Most Erie County residents support the Buffalo & Erie County Public Library. Former Erie County Executive Chris Collins lost, in part, because he cavalierly cut library funding, plunging the system into crisis.
For that reason, most county residents would likely support the library system's appeal to county leaders to restore its funding. We do as well, at least to the level it was when Collins made the cuts and, if financially possible, to an amount that would meet more needs of library users.
The library is mounting a postcard campaign to persuade County Executive Mark C. Poloncarz and county legislators to increase the library's funding by $3.6 million, to an amount higher than just before the Collins cuts. Even that figure, according to library data, still leaves the system short of filling a $3.7 million funding gap.
Here's how it breaks down: County funding of the library system this year is $21.9 million. The library's requested increase would bring that number to $25.5 million. By comparison, its 2011 funding was $21.2 million while, in 2008 – the year Collins took office – county funding was at $23.8 million. In 2004, funding reached a high of $28.7 million.
In that context, the library's request is hardly excessive. Indeed, Library Director Mary Jean Jakubowski says it will simply let the library meet the soaring demand for its services. That demand, she said, runs counter to the economy: When times are tough, library usage soars.
People are out of work and may not be able to afford Internet access, which is critical to finding employment. What is more, the library provides books and movies to those who may have lost the ability to pay for them.
Jakubowski and other library officials say there is rarely a time when all the available computers aren't in use. And, with long-term declines in library funding, hours of operation have been severely curtailed. Since the 2010 cuts, the system is open 1,500 fewer hours annually. The library's request would allow it to return hours to something close to the 2010 level, Jakubowski said.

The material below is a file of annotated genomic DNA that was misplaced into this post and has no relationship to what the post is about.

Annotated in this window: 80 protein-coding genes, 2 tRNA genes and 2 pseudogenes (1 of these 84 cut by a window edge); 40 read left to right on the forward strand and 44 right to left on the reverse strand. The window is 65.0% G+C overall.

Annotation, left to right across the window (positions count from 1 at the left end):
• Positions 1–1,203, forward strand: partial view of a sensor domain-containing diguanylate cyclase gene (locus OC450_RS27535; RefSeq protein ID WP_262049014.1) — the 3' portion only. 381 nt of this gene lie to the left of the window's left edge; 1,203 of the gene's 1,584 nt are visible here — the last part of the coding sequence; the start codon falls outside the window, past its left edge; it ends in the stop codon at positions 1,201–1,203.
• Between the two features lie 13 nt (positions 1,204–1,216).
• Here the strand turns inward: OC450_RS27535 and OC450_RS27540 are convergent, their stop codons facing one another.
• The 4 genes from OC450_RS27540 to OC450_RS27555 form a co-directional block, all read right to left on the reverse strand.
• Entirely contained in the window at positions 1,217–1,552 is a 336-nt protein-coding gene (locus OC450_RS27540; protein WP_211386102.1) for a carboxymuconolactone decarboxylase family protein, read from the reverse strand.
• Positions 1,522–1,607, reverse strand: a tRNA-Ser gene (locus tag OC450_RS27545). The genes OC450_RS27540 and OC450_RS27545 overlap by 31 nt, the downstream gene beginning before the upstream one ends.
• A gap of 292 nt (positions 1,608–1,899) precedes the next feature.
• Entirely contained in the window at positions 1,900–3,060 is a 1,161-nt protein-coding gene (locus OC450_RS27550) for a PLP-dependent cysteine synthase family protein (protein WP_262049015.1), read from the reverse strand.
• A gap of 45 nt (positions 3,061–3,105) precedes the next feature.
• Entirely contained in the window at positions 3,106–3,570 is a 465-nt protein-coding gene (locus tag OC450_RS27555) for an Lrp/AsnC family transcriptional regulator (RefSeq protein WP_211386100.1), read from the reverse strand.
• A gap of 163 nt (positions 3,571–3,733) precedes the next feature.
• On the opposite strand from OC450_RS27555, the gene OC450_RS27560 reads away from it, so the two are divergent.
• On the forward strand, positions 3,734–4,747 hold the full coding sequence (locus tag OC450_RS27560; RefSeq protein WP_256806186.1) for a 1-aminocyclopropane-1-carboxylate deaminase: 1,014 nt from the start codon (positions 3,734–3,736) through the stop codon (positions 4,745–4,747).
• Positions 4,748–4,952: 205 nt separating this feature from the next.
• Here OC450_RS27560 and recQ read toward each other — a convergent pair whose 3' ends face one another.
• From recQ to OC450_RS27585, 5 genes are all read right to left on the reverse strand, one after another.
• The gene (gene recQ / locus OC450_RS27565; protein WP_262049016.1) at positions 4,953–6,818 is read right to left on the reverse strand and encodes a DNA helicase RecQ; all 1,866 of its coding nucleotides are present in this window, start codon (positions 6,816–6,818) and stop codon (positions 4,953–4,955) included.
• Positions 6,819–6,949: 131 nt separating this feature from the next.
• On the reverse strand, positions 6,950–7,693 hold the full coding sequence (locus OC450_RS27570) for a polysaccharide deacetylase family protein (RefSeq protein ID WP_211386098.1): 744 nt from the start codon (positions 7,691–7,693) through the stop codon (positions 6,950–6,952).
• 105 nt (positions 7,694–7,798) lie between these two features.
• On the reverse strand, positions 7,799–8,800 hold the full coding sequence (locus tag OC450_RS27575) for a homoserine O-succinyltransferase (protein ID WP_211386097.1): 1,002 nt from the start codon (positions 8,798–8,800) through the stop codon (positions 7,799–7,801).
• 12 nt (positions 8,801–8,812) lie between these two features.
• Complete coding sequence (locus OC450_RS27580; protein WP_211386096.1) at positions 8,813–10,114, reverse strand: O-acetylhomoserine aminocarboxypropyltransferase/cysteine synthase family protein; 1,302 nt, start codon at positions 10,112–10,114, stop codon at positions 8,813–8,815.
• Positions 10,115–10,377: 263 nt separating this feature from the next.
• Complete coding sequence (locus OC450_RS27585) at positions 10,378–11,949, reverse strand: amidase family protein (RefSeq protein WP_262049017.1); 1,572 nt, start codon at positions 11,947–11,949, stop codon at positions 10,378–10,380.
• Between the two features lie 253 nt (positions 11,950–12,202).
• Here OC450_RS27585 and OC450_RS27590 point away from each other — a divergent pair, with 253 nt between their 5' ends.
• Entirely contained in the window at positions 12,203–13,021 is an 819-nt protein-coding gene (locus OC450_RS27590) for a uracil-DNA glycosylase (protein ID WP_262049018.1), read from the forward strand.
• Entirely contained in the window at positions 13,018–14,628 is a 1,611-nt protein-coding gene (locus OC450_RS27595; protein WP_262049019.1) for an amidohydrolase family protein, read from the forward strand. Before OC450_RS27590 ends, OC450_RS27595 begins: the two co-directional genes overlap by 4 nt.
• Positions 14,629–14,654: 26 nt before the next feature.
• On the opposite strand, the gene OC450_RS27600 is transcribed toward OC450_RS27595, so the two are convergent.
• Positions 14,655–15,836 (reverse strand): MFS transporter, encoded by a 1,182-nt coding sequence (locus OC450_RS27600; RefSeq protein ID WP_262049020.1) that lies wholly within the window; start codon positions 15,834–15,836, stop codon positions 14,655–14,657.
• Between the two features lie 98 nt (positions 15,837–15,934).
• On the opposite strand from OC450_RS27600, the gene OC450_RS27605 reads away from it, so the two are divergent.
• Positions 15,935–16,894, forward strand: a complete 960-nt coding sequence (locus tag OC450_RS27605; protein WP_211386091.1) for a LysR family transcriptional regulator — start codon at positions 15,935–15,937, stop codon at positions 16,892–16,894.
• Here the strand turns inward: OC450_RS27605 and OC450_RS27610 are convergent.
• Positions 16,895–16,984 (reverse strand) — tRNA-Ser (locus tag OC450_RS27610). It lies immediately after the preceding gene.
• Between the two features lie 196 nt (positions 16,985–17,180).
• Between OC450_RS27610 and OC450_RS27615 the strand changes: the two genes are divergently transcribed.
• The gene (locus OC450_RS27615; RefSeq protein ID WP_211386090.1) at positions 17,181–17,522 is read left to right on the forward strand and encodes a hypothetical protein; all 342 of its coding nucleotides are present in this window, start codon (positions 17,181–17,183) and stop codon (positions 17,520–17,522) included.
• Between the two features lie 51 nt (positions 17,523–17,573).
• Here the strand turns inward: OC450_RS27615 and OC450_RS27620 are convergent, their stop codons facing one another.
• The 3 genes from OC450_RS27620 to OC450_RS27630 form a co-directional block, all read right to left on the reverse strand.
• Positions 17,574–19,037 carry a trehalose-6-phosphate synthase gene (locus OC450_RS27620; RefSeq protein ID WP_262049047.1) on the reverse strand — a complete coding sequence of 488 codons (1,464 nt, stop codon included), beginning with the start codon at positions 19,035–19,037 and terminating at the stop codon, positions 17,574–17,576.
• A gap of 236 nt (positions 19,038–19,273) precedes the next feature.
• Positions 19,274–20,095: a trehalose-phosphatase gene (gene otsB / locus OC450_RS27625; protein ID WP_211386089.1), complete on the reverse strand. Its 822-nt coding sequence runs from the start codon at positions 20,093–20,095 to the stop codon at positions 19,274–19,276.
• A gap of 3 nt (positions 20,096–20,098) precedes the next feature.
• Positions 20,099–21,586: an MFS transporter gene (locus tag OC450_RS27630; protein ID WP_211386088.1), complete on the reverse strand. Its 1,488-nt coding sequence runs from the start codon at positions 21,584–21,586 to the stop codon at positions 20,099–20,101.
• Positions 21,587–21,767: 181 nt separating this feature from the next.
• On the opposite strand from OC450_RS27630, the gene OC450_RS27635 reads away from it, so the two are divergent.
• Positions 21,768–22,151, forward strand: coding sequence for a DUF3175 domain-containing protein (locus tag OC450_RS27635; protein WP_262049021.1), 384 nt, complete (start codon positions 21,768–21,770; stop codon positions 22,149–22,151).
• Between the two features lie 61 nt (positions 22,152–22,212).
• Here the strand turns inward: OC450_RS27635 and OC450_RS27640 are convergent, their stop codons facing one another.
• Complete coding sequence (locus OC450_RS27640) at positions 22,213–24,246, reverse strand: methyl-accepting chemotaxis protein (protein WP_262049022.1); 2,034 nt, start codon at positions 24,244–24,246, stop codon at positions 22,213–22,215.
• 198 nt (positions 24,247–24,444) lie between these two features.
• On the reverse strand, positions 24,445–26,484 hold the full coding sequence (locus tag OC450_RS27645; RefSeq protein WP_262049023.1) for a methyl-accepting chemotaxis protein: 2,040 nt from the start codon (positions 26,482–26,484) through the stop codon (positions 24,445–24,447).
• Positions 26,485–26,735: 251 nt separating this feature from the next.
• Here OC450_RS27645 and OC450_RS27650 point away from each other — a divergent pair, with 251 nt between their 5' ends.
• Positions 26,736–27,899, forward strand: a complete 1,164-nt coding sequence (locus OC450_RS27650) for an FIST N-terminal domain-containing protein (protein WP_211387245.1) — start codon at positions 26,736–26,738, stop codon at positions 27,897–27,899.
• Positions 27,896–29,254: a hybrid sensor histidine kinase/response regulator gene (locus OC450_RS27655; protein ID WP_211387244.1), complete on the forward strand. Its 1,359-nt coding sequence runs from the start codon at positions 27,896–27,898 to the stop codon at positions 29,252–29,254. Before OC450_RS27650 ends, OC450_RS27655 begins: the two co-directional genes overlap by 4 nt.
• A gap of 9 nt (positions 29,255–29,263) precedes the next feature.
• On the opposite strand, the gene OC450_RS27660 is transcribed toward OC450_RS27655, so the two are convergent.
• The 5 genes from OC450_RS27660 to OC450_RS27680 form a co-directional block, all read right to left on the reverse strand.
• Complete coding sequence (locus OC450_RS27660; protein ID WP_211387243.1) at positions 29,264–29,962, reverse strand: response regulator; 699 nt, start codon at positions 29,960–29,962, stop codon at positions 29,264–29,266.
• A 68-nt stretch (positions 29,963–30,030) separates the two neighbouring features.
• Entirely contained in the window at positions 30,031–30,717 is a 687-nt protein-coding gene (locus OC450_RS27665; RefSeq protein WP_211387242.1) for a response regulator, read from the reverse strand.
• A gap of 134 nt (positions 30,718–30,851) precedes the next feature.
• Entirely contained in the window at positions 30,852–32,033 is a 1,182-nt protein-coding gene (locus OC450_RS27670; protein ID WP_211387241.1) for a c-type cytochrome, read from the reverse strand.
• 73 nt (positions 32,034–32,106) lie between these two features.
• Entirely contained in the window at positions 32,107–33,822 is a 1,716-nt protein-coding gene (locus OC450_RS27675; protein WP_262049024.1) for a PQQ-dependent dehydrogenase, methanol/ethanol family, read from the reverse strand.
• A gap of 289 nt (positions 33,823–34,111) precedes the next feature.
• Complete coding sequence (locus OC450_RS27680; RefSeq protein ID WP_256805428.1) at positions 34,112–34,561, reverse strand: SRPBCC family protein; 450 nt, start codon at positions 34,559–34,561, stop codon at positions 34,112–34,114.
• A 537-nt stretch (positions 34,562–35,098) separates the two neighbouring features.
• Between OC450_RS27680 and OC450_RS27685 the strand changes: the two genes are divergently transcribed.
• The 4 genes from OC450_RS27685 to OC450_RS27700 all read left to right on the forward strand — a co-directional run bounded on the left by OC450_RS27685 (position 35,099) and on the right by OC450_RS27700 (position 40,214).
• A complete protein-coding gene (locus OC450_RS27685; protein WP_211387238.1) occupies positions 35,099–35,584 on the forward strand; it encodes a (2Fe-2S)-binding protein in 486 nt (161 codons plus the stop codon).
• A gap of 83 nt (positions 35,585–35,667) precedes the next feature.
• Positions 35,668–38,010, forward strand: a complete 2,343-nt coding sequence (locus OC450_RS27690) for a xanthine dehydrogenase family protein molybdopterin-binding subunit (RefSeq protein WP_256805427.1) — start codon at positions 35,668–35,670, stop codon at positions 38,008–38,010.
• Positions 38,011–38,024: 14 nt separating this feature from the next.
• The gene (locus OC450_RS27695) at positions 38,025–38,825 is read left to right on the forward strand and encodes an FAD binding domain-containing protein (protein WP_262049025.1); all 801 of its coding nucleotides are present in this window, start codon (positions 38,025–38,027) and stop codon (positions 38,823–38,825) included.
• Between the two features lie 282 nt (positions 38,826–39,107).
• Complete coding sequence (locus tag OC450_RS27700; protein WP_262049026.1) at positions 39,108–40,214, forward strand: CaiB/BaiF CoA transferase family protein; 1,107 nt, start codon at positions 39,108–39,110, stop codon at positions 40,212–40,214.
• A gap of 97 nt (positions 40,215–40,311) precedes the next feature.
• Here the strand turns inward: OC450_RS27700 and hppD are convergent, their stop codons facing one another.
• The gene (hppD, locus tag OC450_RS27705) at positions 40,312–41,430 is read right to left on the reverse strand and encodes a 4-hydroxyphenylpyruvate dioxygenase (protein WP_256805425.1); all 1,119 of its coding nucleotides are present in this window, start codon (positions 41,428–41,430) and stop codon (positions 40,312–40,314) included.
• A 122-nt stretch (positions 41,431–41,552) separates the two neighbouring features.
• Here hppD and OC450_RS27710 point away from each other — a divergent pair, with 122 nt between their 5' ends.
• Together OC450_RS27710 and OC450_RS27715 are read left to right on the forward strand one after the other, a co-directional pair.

None of this is unreasonable, but events don't happen in a vacuum, and the context that county leaders must take goes beyond the library's previous levels of funding. They must also factor in all other requests for funding in an economic environment that remains decidedly weak. Part of Poloncarz's job is deciding whom to disappoint.
That reality ties an executive's hands, as it should the Legislature's as well. The revenues are the revenues and unlikely in the short term to see a significant increase. With unemployment remaining high and property taxes continuing that way, it would be destructive – politically and economically – for Poloncarz to attempt to raise taxes.
At a minimum, Poloncarz should return the library to its funding level before the most recent cuts and, if it is possible and responsible, to grant the library's entire request. Libraries are important and the demand for services is there. It's not a small thing.
What is more, Poloncarz is looking askance at the library's proposal to create its own taxing district, and properly so. We sympathize with the library's desire to set its own course, but the county doesn't need more taxing entities. The alternative to that has to be a county government that responsibly supports the library system.
We're not sure the library's postcard campaign is the wisest tactic for making its case to Poloncarz, but there's nothing specifically wrong with the approach. The library has the right of free speech, too, but the fact is that it also has a responsibility to do more to restrain its own costs.
Although 15 branch libraries were closed seven years ago during another county budget crisis, the system remains inefficiently designed. It's nice to have as many libraries as we do – there are 36 branches in addition to the Central Library – but it should be plain at this point that we have more than we can afford.